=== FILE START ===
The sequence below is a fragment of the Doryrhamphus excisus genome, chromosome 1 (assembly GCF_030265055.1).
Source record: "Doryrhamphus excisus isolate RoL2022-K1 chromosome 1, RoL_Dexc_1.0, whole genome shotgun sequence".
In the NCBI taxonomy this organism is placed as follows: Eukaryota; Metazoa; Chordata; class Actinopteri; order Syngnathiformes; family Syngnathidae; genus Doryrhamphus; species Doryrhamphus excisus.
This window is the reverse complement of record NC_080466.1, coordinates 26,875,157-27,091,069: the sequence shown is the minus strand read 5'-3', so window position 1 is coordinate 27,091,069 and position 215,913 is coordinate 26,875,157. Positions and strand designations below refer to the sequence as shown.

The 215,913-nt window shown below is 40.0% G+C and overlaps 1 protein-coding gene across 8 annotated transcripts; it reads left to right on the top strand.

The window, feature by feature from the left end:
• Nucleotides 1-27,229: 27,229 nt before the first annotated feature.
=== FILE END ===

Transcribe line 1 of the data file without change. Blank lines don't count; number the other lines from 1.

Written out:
The sequence below is a fragment of the Doryrhamphus excisus genome, chromosome 1 (assembly GCF_030265055.1).